Serum ferritin levels and the development of metabolic syndrome and its components: a 6.5-year follow-up study
© Hämäläinen et al.; licensee BioMed Central Ltd. 2014
Received: 1 April 2014
Accepted: 14 October 2014
Published: 26 October 2014
The aim of this study was to investigate the relationship between changes in serum ferritin concentrations and the development of metabolic syndrome (MetS) and its components over a 6.5 year follow-up period in Finnish adults.
Adults born in Pieksämäki, Finland, in 1942, 1947, 1952, 1957, and 1962 (n = 1294) were invited to health checkups between 1997 and 1998 and 2003 and 2004. All of the required variables for both checkups were available from 691 (53%) subjects (289 men and 402 women). MetS was defined by the National Cholesterol Education Program criteria.
During the 6.5-year follow-up period, 122 (18%) subjects developed incident cases of MetS. Increases in serum ferritin levels were significantly higher in both women and men with incident MetS compared with women and men without MetS (p = 0.04, p = 0.03). Also, serum ferritin levels increased significantly less in women in whom the criteria for MetS resolved during the follow-up period (p = 0.01). Increases in serum ferritin levels were significantly lower in women in whom the glucose criterion for MetS resolved, and higher in women for whom the waist criterion developed (p = 0.01 and p <0.001, respectively). Serum ferritin levels decreased significantly more in men in whom the triglyceride criterion for MetS resolved during the follow-up period (p = 0.01). There was a clear and significant correlation between change in serum ferritin level and change in waist circumference both in men and women (p <0.001, p <0.01). In addition, correlations between change in serum ferritin level and change in plasma triglyceride as well as glucose levels were strongly positive in men (p <0.001). There was negative correlation between change in serum ferritin and plasma high density cholesterol level both in men and women.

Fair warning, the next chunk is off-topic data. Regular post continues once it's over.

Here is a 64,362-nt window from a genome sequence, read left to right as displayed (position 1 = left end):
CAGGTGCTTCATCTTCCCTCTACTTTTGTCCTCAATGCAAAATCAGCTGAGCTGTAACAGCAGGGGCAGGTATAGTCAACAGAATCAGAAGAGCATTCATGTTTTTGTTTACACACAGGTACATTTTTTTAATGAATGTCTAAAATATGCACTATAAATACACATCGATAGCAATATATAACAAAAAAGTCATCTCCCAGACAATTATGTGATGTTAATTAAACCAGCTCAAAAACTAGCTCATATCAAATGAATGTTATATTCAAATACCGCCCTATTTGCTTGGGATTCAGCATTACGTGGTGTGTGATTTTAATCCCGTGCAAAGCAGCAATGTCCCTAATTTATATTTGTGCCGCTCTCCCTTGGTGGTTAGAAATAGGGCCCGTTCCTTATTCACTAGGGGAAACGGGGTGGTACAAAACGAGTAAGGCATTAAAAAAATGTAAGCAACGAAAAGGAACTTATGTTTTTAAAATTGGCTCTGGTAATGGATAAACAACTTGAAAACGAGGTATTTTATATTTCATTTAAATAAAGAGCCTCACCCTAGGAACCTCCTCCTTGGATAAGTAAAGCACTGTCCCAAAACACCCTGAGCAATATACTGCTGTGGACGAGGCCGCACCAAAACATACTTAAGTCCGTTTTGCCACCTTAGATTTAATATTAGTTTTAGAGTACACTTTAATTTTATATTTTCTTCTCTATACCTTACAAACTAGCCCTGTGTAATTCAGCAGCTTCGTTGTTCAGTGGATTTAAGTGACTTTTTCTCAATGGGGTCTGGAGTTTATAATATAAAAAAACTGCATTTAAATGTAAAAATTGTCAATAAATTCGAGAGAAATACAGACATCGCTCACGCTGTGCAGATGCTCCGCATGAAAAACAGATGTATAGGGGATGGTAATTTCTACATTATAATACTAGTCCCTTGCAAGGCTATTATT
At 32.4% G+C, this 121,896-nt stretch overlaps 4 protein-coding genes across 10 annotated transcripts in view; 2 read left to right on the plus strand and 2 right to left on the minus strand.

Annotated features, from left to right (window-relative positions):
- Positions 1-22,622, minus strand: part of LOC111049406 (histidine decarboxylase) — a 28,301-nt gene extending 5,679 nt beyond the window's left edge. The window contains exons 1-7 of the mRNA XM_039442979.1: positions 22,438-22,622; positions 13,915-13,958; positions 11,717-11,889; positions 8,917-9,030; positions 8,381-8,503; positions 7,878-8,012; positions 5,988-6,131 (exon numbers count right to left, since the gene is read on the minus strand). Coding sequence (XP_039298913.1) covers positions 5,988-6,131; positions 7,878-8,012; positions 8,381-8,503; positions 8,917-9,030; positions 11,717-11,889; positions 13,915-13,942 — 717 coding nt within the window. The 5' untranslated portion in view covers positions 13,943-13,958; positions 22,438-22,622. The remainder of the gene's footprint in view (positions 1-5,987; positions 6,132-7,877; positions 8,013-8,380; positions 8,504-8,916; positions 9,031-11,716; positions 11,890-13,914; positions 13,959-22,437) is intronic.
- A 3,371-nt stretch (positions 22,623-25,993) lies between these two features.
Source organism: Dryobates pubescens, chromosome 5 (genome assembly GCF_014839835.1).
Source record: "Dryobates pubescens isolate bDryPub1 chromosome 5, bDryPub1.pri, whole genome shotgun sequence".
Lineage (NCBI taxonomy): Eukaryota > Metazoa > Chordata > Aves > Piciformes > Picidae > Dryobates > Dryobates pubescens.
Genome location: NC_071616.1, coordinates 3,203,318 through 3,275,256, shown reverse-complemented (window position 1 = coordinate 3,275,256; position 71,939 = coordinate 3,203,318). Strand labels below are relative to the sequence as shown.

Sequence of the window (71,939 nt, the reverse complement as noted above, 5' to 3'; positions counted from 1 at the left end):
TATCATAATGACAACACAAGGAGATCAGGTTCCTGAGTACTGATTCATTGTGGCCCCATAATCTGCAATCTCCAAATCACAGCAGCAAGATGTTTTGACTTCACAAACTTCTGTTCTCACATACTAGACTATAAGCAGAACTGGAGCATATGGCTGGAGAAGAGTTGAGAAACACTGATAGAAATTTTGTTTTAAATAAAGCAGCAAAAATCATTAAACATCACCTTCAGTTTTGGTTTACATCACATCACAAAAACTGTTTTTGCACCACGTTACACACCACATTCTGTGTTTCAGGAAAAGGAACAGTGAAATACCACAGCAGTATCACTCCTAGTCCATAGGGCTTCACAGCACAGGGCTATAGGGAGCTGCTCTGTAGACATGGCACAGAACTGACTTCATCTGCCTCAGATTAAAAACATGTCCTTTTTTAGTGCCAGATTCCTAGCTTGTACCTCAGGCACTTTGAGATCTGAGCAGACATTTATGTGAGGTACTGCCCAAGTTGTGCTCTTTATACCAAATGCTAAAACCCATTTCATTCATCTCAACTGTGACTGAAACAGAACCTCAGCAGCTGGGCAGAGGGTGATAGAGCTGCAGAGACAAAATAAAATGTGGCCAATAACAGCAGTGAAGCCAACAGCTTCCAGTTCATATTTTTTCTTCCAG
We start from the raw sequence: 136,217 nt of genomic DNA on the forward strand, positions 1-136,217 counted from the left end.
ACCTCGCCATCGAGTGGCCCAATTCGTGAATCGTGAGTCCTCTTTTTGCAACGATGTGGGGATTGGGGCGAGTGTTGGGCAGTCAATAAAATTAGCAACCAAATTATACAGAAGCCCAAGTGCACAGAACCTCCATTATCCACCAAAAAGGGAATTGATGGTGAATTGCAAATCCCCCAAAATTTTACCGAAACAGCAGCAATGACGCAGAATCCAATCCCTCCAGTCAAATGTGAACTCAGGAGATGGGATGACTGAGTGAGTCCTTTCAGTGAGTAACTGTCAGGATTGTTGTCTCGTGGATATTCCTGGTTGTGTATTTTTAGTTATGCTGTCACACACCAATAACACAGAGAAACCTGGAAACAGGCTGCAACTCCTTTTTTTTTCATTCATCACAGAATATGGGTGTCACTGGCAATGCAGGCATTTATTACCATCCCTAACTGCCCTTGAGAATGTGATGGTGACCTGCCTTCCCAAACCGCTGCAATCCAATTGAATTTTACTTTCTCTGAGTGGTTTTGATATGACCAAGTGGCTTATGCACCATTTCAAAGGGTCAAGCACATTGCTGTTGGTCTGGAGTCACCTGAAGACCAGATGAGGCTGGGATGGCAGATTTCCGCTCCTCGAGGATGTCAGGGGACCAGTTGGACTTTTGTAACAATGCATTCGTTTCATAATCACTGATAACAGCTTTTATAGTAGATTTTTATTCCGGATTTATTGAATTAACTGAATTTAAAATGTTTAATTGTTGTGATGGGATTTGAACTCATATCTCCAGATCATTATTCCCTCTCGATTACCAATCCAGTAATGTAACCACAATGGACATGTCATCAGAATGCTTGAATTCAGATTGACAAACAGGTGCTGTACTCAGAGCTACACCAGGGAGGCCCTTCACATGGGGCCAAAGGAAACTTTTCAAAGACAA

Increases in serum ferritin over a 6,5 year period are associated with development of MetS in both men and women. Whereas, lower increases in serum ferritin over the same timeframe are associated with resolution of hypertriglyceridemia in men and hyperglycemia in women. Increases in waist circumference was positively correlated with increases in serum ferritin in both men and women.
KeywordsMetabolic syndrome Ferritin Obesity
Metabolic syndrome (MetS) is a pathophysiological disorder with a clustering of risk factors for cardiovascular disease and type 2 diabetes [1, 2]. Ferritin, an intracellular protein and key regulator of iron homeostasis, is a clinical measure of body iron stores . Elevated body iron stores could promote oxidative stress, and in this manner affect the pathogenesis of insulin resistance [4–6]. Several studies have reported an association between elevated serum ferritin levels and elevated serum insulin, fasting glucose, insulin resistance [7–9], and diabetes [10–16]. Cross-sectional studies have found an association between metabolic syndrome (MetS) and serum ferritin levels [17–23]. No studies have been done to investigate the relationships between changes in serum ferritin levels and development of MetS components in both men and women. One prospective study previously evaluated an association between baseline serum ferritin levels and future MetS .
The aim of this population-based study was to investigate the relationship between changes in serum ferritin over a 6.5 year period and the development and resolution of MetS and its components in Finnish adults.
All residents of Pieksämäki, a town in Finland, who were born in 1942, 1947, 1952, 1957, and 1962 (n = 1,294) were invited to receive a health checkup between 1997 and 1998 (baseline visit) and again between 2003 and 2004. Of those invited, 923 (71%) participated in the first checkup, and 693 subjects (54%) attended both checkups. All variables analyzed in the present study were available from 691 subjects (289 men and 402 women). All the subjects completed a questionnaire that asked about their medications, smoking habits, alcohol consumption, and level of physical activity. The protocol was approved by the Kuopio University Hospital Ethics Committee. All participants provided written informed consent.
Clinical and laboratory measurements
Health evaluations were performed by the same 2 nurses at both checkups. Sitting blood pressure was measured with a mercury sphygmomanometer after 15 minutes of rest. The measurement was repeated 5 minutes later, and the mean of the 2 measurements was used in the statistical analyses. Waist circumference was measured from the midpoint between the lateral iliac crest and the lowest rib to the nearest 0.5 cm. Weight and height were measured to the nearest 0.1 kg and 0.5 cm, respectively.
Blood samples were taken after an overnight fast. Plasma was separated by centrifugation and the samples were frozen immediately and stored at -70C. Samples were analyzed in Kuopio regional laboratory during the year 2010.